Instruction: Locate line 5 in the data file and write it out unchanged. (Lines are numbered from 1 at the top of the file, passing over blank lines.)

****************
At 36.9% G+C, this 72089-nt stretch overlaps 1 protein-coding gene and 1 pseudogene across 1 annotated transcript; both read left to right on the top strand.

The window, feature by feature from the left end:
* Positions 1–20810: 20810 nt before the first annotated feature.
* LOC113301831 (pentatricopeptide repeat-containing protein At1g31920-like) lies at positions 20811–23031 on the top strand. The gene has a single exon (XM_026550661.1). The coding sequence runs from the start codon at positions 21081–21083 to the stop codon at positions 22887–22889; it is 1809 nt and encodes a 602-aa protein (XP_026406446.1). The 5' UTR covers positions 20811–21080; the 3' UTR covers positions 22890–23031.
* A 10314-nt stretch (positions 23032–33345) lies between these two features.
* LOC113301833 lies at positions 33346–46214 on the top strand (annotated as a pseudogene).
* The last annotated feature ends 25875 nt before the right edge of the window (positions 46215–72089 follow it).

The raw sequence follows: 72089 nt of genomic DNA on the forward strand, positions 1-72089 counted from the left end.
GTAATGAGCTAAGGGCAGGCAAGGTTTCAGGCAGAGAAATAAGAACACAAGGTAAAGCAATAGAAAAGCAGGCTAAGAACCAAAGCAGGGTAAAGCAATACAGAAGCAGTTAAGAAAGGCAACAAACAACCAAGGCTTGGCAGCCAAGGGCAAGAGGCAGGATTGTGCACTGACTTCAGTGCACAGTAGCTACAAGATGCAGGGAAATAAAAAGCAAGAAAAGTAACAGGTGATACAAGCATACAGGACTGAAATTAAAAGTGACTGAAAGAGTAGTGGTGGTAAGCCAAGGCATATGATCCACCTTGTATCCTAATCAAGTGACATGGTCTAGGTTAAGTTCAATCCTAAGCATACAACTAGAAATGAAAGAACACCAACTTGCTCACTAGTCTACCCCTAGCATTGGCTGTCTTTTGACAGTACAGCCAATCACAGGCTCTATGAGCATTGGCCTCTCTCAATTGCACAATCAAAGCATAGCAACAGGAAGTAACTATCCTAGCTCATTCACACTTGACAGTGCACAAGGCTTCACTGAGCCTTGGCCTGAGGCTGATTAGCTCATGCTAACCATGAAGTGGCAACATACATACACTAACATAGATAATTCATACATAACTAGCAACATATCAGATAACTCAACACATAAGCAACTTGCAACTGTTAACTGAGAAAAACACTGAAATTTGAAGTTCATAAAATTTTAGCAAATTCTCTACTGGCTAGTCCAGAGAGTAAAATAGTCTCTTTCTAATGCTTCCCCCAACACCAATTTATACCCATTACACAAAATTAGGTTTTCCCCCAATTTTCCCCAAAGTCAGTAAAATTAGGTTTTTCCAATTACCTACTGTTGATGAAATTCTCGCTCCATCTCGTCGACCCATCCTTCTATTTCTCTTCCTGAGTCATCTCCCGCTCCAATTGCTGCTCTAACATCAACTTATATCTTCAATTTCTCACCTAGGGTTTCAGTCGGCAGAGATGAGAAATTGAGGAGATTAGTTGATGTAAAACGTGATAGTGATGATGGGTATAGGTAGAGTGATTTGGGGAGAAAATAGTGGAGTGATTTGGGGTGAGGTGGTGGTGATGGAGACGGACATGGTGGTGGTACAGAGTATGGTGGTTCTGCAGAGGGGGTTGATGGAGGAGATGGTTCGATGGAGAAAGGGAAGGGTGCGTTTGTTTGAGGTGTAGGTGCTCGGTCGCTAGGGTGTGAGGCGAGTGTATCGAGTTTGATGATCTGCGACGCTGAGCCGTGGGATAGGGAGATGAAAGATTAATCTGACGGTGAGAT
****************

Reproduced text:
* A 10314-nt stretch (positions 23032–33345) lies between these two features.